Laser Therapy

Laser treatment has been utilized in the treatment of penile carcinoma. It may be carried out in the outpatient setting, and has the additional advantage of producing excellent cosmetic and functional results. Carbon dioxide (CO2) and Neodymium:YAG (Nd:YAG) are the most commonly used lasers. The main difference between these is their penetration potential: CO2 laser has a longer wavelength (10,600 nm vs. 1,064 nm) and does not penetrate human tissues compared to Nd:YAG. A depth of 4-6 mm can be achieved with the Nd:YAG laser, but any tumor invading to greater than 6 mm is unsuitable for laser surgery. Assessment of tumor depth before starting laser treatment is therefore essential. This can be either accomplished with a biopsy or with ultrasound or magnetic resonance imaging (MRI). All of these modalities have limitations and run the risk of understaging the primary lesion.

Table 6.2 Local recurrence post laser therapy




Salvage surgery



Laser type

Patient no

no (%)



Bandieramonte et al.23






118 (T1-2)


Tietjen and Malek24


44 (T1-2)




Windahl and



13 (19)




4รณ (T1-3)


PPS penile-preserving surgery, PP partial penectomy, TP total penectomy

PPS penile-preserving surgery, PP partial penectomy, TP total penectomy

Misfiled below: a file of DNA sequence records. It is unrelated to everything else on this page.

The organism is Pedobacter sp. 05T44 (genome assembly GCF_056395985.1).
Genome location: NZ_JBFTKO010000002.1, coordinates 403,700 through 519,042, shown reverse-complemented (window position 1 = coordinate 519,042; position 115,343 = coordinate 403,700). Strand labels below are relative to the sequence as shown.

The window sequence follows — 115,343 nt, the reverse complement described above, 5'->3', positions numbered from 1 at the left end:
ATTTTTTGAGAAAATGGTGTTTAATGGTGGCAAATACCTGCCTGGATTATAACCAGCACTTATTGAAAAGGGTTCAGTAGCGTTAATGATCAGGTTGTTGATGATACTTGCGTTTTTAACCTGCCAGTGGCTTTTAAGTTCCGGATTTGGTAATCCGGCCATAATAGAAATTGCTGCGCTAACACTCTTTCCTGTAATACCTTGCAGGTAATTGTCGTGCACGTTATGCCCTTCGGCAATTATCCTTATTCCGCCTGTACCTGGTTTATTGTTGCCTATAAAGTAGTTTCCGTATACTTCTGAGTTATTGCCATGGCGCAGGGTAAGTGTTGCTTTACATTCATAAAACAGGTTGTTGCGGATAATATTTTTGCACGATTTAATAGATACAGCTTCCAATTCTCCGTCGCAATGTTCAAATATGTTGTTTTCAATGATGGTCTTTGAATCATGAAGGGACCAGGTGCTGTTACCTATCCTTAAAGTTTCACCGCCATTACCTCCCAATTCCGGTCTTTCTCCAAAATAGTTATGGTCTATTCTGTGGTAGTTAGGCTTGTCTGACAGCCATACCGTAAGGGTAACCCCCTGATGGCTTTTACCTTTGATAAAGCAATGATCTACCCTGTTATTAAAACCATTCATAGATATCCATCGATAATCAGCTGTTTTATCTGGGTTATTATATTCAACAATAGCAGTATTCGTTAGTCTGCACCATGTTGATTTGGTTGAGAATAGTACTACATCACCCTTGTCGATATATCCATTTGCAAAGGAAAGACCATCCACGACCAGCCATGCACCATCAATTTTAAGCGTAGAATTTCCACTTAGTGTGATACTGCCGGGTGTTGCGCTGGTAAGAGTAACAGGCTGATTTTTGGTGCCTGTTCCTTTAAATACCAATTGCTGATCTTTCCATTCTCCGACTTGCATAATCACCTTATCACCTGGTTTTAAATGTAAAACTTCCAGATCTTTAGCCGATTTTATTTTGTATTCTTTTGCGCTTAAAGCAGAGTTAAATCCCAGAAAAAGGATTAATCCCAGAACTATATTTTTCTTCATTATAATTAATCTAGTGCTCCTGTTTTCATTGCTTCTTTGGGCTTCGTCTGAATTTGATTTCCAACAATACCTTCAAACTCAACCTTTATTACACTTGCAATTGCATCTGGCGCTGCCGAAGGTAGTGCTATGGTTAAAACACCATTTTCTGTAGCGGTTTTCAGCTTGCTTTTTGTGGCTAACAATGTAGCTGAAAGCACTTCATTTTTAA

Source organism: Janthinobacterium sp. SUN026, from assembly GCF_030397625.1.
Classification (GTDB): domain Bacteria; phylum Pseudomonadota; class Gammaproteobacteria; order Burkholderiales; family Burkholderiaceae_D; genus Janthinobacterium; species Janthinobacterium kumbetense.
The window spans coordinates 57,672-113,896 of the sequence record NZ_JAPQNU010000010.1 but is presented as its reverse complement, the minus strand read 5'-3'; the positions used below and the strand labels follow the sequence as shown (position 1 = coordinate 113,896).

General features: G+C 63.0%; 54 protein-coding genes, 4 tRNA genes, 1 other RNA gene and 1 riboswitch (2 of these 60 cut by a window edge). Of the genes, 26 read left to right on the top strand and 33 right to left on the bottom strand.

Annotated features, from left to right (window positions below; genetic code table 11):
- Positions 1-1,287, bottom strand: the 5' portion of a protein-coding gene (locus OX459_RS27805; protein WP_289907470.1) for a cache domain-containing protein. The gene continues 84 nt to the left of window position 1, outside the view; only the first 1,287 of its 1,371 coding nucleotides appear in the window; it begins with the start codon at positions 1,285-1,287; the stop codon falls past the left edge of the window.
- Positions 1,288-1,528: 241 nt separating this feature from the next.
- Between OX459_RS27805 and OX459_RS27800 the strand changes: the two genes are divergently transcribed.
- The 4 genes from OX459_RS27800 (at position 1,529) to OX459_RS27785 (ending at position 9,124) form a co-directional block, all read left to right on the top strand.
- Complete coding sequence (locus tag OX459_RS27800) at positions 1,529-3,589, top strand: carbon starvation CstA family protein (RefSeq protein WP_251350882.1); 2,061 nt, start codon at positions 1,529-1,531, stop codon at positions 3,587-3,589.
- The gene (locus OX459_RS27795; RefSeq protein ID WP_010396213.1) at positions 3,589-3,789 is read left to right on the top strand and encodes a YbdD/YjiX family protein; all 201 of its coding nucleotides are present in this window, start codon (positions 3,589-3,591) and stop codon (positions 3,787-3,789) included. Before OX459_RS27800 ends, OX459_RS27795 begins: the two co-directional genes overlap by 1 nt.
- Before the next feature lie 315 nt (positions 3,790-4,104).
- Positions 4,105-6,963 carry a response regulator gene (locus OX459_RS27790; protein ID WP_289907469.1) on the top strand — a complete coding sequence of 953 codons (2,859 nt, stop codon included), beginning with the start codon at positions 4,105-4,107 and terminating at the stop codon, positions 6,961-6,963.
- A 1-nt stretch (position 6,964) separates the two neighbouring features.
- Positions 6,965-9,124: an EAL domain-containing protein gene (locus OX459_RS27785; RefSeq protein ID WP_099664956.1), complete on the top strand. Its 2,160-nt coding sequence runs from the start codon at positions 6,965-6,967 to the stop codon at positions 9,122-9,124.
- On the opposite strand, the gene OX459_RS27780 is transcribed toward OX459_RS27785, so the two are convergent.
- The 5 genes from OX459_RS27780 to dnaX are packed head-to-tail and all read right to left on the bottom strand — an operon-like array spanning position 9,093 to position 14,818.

Several studies support the use of laser in penile carcinoma. In 1995 Windhal reported the treatment of 19 patients, eight managed with CO2 laser alone and 11 with both CO2 and Nd:YAG. They reported two recurrences (11%) which were salvageable with further laser therapy. Both patients were disease free at 12 and 52 months.20 Shirahana and colleagues demonstrated the importance of case selection.21 They selected patients with carcinomas less than 6 mm thick, based on MRI and ultrasound scan assessments. Ten cases of CIS or stage T1 penile carcinoma were free of disease at 6 years. Two cases of stage T2 penile carcinoma were also included in this series. These were treated aggressively with a combination of chemoradiation and adjuvant laser therapy. Both were free of disease at 7 and 8 years of follow-up, respectively.

More recently, Meijer and colleagues applied laser therapy to 44 tumors ranging from Tis to T2 disease and reported a local recurrence rate of 48% overall. Twenty three percent progressed during follow-up to develop nodal disease, 80% of these having originally presented with T2 disease. This study confirmed the benefit of laser therapy in low-stage disease and highlighted the danger of disease progression in higher stage cases where laser therapy is unsuitable.22

Overall, as with any organ-preserving therapy, local recurrences are higher than with conventional surgery and close follow-up is essential to allow early detection and intervention without compromising the patients' survival (Table 6.2). Patient selection is also very important with late stage disease tending to be resistant to laser monotherapy. Complications of this treatment modality occur in 1-7% and include bleeding, moderate pain, and preputial lymphoedema.23-25 The long healing period is a further disadvantage of laser therapy.

Dealing With Erectile Dysfunction

Dealing With Erectile Dysfunction

Whether you call it erectile dysfunction, ED, impotence, or any number of slang terms, erection problems are something many men have to face during the course of their lifetimes.

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